I believe what he’s saying is that the players that have come back — [Bradley] and [Dempsey] specifically — have seen their form diminish because of their move to MLS,” he said. “I don’t believe that is true at all.”

If it had ended there, it probably would have just been a case of two guys sticking up for what they believe is best. Maybe they have opposing views, even though they are both pulling in a general direction of improving soccer in the United States.

But Garber took it to another level when he dove into Landon Donovan territory.

“I don’t know what could have possibly motivated Jurgen to so publicly criticize Michael Bradley, and ultimately Clint,” he said. “It’s concerning to me that it seems to be following a pattern that began with his criticism of Landon.”

Garber later added, “I believe that Landon should have been in Brazil, not because he earned it or deserved it, but because his performance dictated it, and if anybody disagrees with that … then I believe his treatment was inexcusable. And I have concerns that his criticism, particularly of Michael, is following that same pattern. If Jurgen wants to talk to Michael about what he believes is in the best interests of his career, go ahead and do that, but don’t use a global media platform to do that.

Interesting stuff, and it means that even though Garber says he and Klinsmann have a good relationship … well, we’re not sure if we entirely believe that. And we eagerly await the response from Klinsmann, who has never been shy about speaking his mind.

Here's how the Twins' opening day payroll ranked in MLB, from 1998-2014

Posted by: Michael Rand Updated October 16th at 6:40am 279355412

Here’s a very basic web site that has some very good information all in one place: the opening day payrolls of every MLB team from 1998-present.

That has allowed us to show you where the Twins have ranked every year during that span:

1998: 24th

1999: 29th

2000: 30th (last)

2001: 30th (last)

2002: 27th

2003: 18th

2004: 19th

2005: 20th

2006: 19th

2007: 18th

2008: 25th

2009: 24th

2010: 11th

2011: 9th

2012: 13th

2013: 22nd

2014: 24th

What do these numbers tell us? Well, there are nuances — but here are some things we think they tell us as we go back through the years:

*When they were constantly rebuilding and not even trying to compete in the late 1990s/2000, the payroll reflected it.

*When they won their first division title in 2002 with a very young core, they got away with a dirt cheap roster.

*When the Twins kept winning in the mid-2000s and some of their better young players started making more money, their payroll jumped from bottom of the barrel to lower-middle (18th-20th from 2003-07).

*Without Johan Santana and Torii Hunter in 2008, the payroll again dipped as the Twins successfully rebuilt on the fly — hence getting away with lower payrolls with a new young core even though both seasons featured a Game 163 (one win, one loss).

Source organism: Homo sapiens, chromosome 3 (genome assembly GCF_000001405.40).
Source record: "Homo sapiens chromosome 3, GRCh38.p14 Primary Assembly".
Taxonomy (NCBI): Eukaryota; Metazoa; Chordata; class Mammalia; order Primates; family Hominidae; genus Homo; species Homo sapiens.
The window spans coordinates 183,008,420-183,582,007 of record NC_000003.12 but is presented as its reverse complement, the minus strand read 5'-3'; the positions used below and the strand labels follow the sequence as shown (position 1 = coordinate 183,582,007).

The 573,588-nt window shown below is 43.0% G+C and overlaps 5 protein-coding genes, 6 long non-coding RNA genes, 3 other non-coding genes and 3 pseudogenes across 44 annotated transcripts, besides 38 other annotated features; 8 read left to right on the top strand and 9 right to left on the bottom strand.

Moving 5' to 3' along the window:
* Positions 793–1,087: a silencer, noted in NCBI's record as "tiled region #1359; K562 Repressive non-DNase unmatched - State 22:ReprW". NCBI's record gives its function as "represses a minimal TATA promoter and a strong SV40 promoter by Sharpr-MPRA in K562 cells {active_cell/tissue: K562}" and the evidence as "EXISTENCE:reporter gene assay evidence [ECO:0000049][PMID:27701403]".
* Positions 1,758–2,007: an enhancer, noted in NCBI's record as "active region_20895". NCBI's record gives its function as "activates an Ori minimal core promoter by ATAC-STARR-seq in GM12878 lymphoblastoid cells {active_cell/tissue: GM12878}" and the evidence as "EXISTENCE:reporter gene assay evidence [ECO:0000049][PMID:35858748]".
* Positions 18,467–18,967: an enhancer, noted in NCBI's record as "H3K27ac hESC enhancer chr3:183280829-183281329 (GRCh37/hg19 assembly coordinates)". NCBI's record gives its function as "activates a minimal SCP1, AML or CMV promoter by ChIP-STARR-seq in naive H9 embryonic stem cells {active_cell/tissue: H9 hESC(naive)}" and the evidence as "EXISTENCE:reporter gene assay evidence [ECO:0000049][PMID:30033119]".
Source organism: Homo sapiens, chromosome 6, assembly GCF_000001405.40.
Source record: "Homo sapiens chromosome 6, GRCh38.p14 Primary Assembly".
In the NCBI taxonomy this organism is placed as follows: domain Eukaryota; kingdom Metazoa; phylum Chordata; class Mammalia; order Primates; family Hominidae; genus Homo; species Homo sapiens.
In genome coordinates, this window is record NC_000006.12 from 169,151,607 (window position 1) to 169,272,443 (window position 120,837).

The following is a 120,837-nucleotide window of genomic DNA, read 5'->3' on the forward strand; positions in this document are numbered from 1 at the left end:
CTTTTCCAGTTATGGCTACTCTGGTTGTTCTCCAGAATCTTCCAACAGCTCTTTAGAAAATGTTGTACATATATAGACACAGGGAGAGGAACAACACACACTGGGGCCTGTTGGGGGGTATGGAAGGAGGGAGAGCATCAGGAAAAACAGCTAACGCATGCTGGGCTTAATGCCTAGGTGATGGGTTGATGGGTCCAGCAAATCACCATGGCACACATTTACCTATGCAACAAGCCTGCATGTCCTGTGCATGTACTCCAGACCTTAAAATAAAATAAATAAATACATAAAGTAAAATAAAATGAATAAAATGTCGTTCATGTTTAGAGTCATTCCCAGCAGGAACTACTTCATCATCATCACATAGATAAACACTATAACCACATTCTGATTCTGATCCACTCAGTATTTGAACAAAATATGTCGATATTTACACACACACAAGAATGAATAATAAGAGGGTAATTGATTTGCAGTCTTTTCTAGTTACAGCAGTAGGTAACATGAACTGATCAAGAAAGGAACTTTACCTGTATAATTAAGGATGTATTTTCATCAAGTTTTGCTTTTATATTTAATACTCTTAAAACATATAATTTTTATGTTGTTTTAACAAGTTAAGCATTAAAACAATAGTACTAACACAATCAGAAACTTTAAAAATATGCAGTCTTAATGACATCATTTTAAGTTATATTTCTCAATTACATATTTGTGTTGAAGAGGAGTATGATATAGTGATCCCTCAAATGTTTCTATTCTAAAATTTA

*When the Twins moved into Target Field, some of those players were due to get paid, while the organization was suddenly flush with cash for the first time. Free agents came in. Payroll climbed to higher levels than at any other time from 2010-12 — one very good season and two other dreadful seasons.

*In the past two seasons, in the midst of a rebuild, the Twins scaled back the payroll as they went with younger players.

In short: The Twins have had the most success during this span when they develop successful young cores with modest payrolls. When they have run into trouble is when their young players aren’t ready to compete yet (recent seasons, plus the late 1990s) or when a high-budget veteran roster all falls apart at once (2011, 2012).

The Twins in 2015 figure to be around 25th in the majors in payroll. If things go exceedingly well and next year is a lot like 2001 (a young core blossoming at once), they will likely get away with a couple more years of lower payrolls while still being competitive until those young players get paid and bump the payroll back toward the middle of the pack. If the Twins’ brass is feeling particularly good about those teams, they might make a short-term run at some higher-priced players and bump the payroll into the top-10 range, though they will certainly be wary of the lessons learned in 2011.

Here are some of the dumbest things athletes have stolen over the years

Posted by: Michael Rand Updated October 15th at 2:43pm 279330502

crablegsCowboys RB Joseph Randle was busted recently for shoplifting underwear and cologne from a department store.

This is frighteningly dumb behavior, of course — and he ended up being find nearly $30K by his team for attempting to steal merchandise worth about a hundred bucks. He makes half a million dollars a year, so we can only assume this was some sort of dare or compulsion.

But he’s not alone!

Athletes have been stealing dumb things for years. Here is a small roundup of things we found with only the most cursory of Internet searches:

*Chris Nilan, a former NHL player, was arrested on a charge of stealing a bathing suit.

*MLB pitcher Mike Leake, in 2011, was arrested on a charge of stealing six shirts with a total value of less than $60.

*Two Oregon basketball players, just last month, were arrested for shoplifting from a grocery store in Eugene.

*That followed hot on the heels of Jameis Winston and his crab legs.

So the next time you read about an athlete stealing something they should really pay for, don’t be surprised.

Wednesday (Most important recent Vikings draft pick) edition: Wha' Happened?

Posted by: Michael Rand Updated October 15th at 12:02pm 279289192

brigewaterWe wrote today for the Newspaper Of The Twin Cities about the Vikings’ seven recent first-round draft picks — all of whom were chosen by GM Rick Spielman in the past three drafts, which is a volume of first-round picks unprecedented in a three-year span for any NFL team over the last quarter-century.